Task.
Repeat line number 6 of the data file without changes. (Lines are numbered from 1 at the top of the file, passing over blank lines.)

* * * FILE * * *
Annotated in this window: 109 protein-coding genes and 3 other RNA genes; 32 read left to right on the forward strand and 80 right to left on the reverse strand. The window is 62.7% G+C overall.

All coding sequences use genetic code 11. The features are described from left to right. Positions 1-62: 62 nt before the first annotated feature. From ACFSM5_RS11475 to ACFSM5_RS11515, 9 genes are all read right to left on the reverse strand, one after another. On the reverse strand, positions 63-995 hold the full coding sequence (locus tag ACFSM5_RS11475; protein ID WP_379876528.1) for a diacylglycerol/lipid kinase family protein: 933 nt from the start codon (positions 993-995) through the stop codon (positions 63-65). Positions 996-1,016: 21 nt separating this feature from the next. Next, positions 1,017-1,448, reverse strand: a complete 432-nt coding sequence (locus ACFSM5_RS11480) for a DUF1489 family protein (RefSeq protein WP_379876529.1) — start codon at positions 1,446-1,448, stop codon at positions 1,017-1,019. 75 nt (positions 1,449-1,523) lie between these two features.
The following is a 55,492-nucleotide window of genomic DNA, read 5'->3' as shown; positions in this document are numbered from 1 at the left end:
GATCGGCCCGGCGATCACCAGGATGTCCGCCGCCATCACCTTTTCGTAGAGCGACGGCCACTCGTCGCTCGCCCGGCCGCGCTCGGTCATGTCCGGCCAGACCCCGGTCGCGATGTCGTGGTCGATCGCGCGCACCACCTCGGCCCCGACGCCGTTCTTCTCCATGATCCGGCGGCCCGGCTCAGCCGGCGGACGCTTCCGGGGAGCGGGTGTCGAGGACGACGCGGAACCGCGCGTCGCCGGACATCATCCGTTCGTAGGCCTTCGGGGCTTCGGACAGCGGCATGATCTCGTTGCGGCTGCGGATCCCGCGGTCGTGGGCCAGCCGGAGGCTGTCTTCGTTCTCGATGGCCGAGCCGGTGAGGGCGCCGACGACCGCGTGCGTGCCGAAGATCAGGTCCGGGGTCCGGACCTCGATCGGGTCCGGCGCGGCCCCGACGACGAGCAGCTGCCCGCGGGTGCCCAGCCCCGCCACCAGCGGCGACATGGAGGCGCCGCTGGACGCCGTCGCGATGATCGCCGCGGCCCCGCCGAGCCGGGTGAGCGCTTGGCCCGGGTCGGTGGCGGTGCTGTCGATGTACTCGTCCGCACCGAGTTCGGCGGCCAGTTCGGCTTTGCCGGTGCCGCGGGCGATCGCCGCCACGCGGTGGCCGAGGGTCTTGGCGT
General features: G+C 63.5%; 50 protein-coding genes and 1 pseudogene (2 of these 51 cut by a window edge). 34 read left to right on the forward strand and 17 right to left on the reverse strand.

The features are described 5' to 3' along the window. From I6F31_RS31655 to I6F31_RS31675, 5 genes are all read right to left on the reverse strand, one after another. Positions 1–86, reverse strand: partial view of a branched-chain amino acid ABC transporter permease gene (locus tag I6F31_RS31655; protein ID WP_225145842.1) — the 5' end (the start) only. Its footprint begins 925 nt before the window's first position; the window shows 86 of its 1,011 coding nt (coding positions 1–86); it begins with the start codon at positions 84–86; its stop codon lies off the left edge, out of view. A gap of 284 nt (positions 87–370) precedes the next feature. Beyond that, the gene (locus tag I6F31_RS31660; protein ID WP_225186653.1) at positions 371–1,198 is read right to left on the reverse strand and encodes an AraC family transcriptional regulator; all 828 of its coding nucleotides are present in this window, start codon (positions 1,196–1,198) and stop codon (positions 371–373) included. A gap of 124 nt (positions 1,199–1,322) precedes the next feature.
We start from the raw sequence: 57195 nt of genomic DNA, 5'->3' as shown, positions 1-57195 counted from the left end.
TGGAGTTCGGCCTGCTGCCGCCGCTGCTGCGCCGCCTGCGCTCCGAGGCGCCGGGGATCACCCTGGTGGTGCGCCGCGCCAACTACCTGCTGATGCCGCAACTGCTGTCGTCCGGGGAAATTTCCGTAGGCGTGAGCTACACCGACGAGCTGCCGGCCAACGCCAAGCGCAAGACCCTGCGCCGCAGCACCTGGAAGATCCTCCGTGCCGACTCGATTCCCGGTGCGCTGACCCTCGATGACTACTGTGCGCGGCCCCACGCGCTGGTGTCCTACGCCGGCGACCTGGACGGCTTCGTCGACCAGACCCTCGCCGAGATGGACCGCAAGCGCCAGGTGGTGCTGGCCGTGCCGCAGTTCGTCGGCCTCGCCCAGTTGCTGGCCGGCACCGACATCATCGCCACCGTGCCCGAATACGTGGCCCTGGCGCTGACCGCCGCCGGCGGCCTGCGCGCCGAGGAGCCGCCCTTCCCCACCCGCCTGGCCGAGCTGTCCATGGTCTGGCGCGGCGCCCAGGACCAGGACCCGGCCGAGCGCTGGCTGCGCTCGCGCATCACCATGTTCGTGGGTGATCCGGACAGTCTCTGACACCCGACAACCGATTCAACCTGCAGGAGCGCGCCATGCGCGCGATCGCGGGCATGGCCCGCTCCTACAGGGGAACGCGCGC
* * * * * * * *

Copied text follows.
The features are described 5' to 3' along the window. From I6F31_RS31655 to I6F31_RS31675, 5 genes are all read right to left on the reverse strand, one after another. Positions 1–86, reverse strand: partial view of a branched-chain amino acid ABC transporter permease gene (locus tag I6F31_RS31655; protein ID WP_225145842.1) — the 5' end (the start) only. Its footprint begins 925 nt before the window's first position; the window shows 86 of its 1,011 coding nt (coding positions 1–86); it begins with the start codon at positions 84–86; its stop codon lies off the left edge, out of view. A gap of 284 nt (positions 87–370) precedes the next feature. Beyond that, the gene (locus tag I6F31_RS31660; protein ID WP_225186653.1) at positions 371–1,198 is read right to left on the reverse strand and encodes an AraC family transcriptional regulator; all 828 of its coding nucleotides are present in this window, start codon (positions 1,196–1,198) and stop codon (positions 371–373) included. A gap of 124 nt (positions 1,199–1,322) precedes the next feature.